Development of a functional near-infrared spectroscopy based objective measure of paediatric cochlear implant outcome

Mushtaq, F. (2020) Development of a functional near-infrared spectroscopy based objective measure of paediatric cochlear implant outcome. PhD thesis, University of Nottingham.

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A cochlear implant (CI) is a surgically implanted prosthetic device that is used to partially restore the sensation of hearing in deaf individuals. In the United Kingdom, CIs are the therapy of choice for profoundly deaf children. In the case of congenital deafness, CIs are often fitted within the first year of life in order to facilitate spoken language acquisition. However, although most children develop good speech skills, outcomes remain varied.

It is important to identify paediatric CI listeners with poor speech perception as early as possible to limit the detrimental consequences of poor access to sound on speech and language development during a critical period for auditory development, particularly in CI users implanted as infants. Whilst behavioural speech assessments cannot be completed reliably until children reach pre-school age, it may be possible for clinicians to recognise poor CI performers from their brain responses to speech.

In this project, we aimed to identify cortical measures of speech perception in 6-12 year old normal hearing (NH) children and profoundly deaf CI listeners that could be used to distinguish between good and poor speech recognition. Specifically, we examined whether the left lateralisation of normal speech processing, the ability to distinguish between different levels of speech intelligibly (varied in terms of spectral content or amplitude modulation depth), and the cross-modal activation of auditory brain regions by visual stimuli were related to hearing status and behavioural speech perception scores. We used functional near-infrared spectroscopy (fNIRS), an optical neuroimaging technique that is safe for repeated use with CI users of all ages, throughout the research.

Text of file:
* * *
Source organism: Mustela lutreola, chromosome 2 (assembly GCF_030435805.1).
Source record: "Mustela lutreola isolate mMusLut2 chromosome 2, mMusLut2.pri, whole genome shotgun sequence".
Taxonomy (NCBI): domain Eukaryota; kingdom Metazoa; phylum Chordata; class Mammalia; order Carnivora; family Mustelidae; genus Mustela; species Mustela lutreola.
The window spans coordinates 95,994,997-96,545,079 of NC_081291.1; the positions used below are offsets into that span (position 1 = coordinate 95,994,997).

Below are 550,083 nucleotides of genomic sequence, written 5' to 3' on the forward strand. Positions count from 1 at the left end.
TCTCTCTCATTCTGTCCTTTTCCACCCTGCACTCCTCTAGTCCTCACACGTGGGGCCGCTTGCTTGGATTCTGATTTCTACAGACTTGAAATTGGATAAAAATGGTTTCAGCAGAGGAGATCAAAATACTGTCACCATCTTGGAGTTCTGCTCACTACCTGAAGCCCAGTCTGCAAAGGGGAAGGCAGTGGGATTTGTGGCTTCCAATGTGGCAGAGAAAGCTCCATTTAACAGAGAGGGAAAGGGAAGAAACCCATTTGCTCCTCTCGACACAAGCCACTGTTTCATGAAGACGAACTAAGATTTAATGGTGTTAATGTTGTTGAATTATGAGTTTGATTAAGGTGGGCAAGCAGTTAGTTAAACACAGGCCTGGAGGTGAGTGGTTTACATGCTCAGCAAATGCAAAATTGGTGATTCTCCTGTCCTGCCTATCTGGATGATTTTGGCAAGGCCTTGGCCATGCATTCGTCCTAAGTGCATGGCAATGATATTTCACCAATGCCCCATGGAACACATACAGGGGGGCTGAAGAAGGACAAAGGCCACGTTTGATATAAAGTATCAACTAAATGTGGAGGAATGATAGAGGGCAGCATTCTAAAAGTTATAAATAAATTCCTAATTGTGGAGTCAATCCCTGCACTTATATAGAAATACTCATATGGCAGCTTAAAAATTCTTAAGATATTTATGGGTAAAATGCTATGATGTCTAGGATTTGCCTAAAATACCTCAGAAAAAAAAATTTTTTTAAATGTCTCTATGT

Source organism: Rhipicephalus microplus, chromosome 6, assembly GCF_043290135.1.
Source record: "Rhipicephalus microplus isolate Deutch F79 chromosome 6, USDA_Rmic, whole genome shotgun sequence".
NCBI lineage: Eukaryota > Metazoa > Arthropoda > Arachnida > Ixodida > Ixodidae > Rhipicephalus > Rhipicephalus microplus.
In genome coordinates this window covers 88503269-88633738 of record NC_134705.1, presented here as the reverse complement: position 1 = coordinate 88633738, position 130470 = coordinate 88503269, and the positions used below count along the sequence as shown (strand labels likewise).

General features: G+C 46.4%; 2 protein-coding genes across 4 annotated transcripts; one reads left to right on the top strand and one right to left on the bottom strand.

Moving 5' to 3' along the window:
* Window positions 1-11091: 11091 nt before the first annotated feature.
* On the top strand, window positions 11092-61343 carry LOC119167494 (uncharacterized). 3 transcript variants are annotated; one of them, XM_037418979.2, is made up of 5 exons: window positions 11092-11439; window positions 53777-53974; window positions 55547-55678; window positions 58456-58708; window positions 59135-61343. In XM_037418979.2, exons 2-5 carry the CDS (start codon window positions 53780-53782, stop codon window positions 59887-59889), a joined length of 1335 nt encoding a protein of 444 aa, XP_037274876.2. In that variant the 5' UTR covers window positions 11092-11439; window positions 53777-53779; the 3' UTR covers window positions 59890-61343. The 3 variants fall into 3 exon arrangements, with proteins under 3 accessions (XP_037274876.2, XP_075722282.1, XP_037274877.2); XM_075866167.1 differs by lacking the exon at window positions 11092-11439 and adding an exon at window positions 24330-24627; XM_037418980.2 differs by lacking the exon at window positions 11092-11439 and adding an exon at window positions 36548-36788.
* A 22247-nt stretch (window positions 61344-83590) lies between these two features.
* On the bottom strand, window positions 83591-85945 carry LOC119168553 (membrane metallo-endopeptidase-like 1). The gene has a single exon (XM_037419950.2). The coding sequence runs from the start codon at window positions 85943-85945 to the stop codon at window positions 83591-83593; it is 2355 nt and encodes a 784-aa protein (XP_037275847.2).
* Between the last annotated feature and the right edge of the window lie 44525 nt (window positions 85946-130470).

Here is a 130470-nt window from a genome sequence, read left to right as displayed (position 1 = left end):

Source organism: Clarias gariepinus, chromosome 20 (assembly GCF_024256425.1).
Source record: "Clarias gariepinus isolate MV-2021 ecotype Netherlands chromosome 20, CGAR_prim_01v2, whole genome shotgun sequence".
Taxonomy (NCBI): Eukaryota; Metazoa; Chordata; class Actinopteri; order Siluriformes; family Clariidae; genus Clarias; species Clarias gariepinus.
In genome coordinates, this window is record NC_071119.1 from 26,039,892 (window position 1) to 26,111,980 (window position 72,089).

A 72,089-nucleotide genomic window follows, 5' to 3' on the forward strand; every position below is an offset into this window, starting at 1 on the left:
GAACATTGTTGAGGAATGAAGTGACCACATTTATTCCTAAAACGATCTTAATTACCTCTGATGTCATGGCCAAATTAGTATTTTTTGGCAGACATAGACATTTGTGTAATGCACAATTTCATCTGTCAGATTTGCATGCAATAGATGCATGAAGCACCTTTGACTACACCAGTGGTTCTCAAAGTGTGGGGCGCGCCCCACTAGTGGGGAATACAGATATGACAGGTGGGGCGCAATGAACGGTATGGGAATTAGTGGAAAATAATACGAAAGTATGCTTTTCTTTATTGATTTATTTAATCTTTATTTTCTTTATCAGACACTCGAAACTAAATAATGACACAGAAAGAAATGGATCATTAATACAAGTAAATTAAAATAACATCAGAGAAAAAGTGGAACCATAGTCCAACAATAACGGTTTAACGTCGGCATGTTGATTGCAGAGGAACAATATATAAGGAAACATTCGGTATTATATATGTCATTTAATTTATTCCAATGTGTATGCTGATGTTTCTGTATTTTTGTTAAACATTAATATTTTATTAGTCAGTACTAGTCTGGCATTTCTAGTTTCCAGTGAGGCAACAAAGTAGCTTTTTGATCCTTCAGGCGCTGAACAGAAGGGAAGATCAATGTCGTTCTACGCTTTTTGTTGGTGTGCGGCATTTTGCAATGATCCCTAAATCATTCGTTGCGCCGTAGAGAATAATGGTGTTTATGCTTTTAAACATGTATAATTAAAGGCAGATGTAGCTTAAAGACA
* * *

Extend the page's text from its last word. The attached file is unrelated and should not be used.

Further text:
We successfully recorded cortical responses in frontal and temporal brain regions elicited by auditory and visual stimuli in NH children and CI users. We found that fNIRS responses were not left lateralised in paediatric NH individuals. NH children and CI users with good speech perception both elicited statistically significantly stronger responses to modulated and intelligible speech than unmodulated and unintelligible auditory signals. However, good CI users demonstrated statistically significantly greater activation to visual speech than NH listeners, indicating that these two groups process auditory, but not visual, input in a similar way.

These promising findings demonstrate the potential for developing fNIRS into an objective measure to evaluate speech perception in paediatric CI users. This research forms an important and valuable step towards not only learning about which stimulus combinations offer the greatest functional contrast between good and poor CI performers, but also identifying cortical mechanisms that may influence CI outcome.

Item Type: Thesis (University of Nottingham only) (PhD)
Supervisors: Hartley, D. E. H.
Wiggins, I. M.
Kitterick, P. T.
Anderson, C. A.
Keywords: Cochlear implants, Hearing loss, Speech perception, Auditory processing, fNIRS, Functional brain imaging
Subjects: W Medicine and related subjects (NLM Classification) > WV Otolaryngology
Faculties/Schools: UK Campuses > Faculty of Medicine and Health Sciences > School of Medicine
Item ID: 60447
Depositing User: Mushtaq, Faizah
Date Deposited: 20 Oct 2023 08:23
Last Modified: 20 Oct 2023 08:23

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